SAN JOSE, Calif. — From the Aztecs to the Greeks, civilizations around the world have used theatre as their primary means of mass communication. Important messages crucial to the survival of the people were broadcast through plays, something that has been lost with the passage of time. Today, in a city known as the birthplace of high-tech, a group of Hispanic students is resurrecting popular theatre, and using it to help instruct immigrants in an urgent task: protecting them from ICE (Immigration and Customs Enforcement).
The series was organized by Students Advocates for Higher Education (SAHE) from San Jose State Univesity, COCHITLEHUAL-LI ( dream in the Mexican indigenous language Nahuatl) from Evergreen Community College, and LULAC (the League of United Latin American Citizens).
In its opening performance, the curtain goes up and various workers appear who are suddenly interrupted by immigration agents asking for their papers. They perform the scene twice: The first time, the workers get arrested; the second time they don’t. The only difference in the two scenes is the way the workers respond to the ICE agents.
The MC, student Luis Ruelas, leads a discussion with the audience, asking them what they would do in real life to avoid falling into the hands of immigration authorities, and the best way to get out of it if they do.
More and more people now carry what they call a “red card,” an information card that can be shown to ICE agents by immigrants who want to avoid saying anything that could incriminate them. The card explains that the worker has the right to remain silent and ask for a lawyer. But few people know that they should also have a phone card with them so they can make a call if they are arrested, and a separate piece of paper with the phone numbers of their emergency contacts. “You know this, but in the moment you get nervous and you forget what you have to do. Listening to all of this, I remember and I feel safer,” explains José Antonio, who works in roofing. “You have to speak forcefully, not bow down, if something like this happens,” he adds.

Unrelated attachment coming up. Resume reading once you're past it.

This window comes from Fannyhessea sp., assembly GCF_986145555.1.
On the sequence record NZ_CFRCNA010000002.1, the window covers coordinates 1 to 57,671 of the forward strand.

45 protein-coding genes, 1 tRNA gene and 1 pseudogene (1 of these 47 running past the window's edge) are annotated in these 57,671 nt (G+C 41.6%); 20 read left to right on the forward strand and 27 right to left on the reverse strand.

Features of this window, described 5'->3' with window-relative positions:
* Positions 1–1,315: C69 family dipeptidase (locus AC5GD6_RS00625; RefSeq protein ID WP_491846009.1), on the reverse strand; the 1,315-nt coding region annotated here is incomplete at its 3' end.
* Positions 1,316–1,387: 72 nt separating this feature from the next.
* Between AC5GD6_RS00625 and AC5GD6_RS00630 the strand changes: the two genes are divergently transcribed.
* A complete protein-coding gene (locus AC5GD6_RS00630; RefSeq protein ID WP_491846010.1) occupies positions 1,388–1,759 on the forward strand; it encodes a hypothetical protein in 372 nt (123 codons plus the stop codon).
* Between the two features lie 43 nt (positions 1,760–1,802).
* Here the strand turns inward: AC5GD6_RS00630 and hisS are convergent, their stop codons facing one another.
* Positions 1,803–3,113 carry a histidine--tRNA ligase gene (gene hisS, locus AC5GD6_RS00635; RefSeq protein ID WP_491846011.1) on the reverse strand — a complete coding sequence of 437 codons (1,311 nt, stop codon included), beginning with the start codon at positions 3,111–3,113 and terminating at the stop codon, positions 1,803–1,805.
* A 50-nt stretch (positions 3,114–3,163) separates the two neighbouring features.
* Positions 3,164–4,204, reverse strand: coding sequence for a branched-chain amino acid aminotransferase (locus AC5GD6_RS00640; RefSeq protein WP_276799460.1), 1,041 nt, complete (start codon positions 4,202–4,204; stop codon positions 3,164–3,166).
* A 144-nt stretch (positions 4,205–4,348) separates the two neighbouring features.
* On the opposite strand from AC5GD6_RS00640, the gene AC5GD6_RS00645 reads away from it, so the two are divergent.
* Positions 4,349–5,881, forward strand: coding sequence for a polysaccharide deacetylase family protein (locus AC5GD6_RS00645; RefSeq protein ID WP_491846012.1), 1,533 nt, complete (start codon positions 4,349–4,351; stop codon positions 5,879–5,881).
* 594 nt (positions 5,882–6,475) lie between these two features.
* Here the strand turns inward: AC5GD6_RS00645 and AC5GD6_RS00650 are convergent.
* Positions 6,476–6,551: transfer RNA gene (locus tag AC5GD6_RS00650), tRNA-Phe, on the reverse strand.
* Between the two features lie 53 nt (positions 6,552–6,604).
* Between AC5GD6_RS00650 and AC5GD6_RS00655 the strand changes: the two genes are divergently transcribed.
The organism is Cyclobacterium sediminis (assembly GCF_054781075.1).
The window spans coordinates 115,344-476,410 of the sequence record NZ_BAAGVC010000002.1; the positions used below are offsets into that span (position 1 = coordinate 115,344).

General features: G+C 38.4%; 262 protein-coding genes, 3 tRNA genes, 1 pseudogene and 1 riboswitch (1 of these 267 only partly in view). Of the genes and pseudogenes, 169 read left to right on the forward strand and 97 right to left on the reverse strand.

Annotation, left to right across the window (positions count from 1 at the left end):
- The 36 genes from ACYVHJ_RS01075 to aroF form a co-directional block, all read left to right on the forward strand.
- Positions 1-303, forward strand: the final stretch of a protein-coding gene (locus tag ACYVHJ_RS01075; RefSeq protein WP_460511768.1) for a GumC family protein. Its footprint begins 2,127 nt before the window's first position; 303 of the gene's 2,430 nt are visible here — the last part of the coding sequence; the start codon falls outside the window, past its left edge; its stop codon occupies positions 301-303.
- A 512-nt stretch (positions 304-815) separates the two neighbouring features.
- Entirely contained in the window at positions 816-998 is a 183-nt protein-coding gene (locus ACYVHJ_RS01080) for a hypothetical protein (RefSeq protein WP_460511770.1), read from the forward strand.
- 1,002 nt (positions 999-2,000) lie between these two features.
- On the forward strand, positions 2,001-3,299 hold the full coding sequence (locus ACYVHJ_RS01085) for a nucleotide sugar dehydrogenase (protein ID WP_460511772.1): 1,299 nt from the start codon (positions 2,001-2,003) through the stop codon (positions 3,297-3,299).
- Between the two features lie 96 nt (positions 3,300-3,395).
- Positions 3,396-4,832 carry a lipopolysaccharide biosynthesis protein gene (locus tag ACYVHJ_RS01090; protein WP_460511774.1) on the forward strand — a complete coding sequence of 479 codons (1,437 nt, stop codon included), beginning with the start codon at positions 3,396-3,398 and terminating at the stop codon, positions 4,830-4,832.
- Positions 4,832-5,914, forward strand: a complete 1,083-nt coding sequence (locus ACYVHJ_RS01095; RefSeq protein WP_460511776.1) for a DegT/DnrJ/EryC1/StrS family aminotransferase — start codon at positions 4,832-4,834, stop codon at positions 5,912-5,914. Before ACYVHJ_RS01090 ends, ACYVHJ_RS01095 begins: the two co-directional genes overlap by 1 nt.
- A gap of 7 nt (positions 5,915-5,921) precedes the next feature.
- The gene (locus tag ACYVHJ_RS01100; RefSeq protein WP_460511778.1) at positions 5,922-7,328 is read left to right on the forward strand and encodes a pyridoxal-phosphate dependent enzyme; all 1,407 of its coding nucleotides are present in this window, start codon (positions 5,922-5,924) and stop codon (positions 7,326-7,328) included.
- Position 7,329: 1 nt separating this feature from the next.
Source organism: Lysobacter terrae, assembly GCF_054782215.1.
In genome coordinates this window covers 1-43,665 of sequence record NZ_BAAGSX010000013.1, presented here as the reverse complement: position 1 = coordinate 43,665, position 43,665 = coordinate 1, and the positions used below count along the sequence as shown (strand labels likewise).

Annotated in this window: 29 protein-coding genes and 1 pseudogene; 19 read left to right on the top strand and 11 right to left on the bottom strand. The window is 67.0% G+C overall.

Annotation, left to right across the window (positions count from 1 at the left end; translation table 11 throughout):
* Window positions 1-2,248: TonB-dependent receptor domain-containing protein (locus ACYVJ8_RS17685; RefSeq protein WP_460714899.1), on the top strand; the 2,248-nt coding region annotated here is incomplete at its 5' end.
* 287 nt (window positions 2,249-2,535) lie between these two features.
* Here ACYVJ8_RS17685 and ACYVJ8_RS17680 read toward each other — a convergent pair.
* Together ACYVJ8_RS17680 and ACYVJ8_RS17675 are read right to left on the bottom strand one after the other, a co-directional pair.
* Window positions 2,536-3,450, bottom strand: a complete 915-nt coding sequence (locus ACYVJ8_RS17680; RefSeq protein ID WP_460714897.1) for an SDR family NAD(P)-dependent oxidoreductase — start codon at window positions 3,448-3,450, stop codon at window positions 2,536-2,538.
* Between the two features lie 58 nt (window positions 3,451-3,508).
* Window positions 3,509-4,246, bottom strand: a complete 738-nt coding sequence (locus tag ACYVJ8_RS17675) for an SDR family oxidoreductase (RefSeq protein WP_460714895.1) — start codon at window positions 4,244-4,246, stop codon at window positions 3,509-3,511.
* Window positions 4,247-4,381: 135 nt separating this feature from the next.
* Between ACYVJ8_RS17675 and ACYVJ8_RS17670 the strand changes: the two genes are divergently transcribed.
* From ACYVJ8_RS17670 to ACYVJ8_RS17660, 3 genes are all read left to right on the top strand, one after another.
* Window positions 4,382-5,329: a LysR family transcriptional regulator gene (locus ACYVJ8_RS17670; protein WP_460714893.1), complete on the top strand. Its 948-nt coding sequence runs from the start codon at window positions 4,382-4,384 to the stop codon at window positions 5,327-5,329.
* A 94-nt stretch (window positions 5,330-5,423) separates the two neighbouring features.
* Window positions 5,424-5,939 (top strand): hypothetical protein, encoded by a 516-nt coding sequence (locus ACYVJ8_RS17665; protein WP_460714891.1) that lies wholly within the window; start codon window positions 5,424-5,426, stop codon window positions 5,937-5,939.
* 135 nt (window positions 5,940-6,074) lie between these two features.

Lawyers Mark Silverman of the Immigrants Legal Resource Center in San Francisco and Richard Hobbs of Santa Clara County tell the audience all the details they need to know, and advise them to learn to fit in and go unnoticed. They suggest that they should maintain their cars in good condition and not drink when they go to parties. “These are difficult times and you have to be more ready than ever,” says Cecilia Tabares, a mother who lives in San Jose.
You don’t have to open the door
This is one of the hardest lessons. When the curtain goes up again and shows two women talking in their home, a groan can be heard from the audience. “They even go to your house, with your family… That hurts,” observes Manuel, an audience member.
Raids on people’s homes have been the distinguishing mark of U.S. immigration policy in recent years, opening a wound that does not heal.
The audience learns that nothing in the world can force them to open the door to a stranger because their family is at stake and they don’t want their children to live through the drama of seeing their parents arrested. Even if the agents ask for someone who doesn’t live there, even if they say they are the police, the door should not be opened.
The students ask for a volunteer from the audience and a woman climbs on stage. She knows her role well without being told what to do, and although it appears that the ICE agents are about to knock the door down, she stays calm. She isn’t intimidated by an arrest warrant. She asks them to slip their identification under the door and when they say it doesn’t fit, she asks them to leave.
This concludes the scene that students call the migraine, the nightmare scenario that will stay with audience members for years to come.
When the curtain goes up again, two students are sitting in their dorm room, in an episode the performers call Detained Dreams. One of them is talking on the phone to his mother in Mexico.
Immigration agents arrive and ask for someone who isn’t there. In passing, they ask the student who opened the door where he’s from and where his identification is. Telling them that he’s Mexican results in his arrest.
The audience learns that universities and community colleges keep information about their students completely confidential.
When the scene is repeated, the actor who plays the student tells the agents that if they want personal information, they’ll have to go to the university’s administrative office, and the curtain goes down to the sound of applause.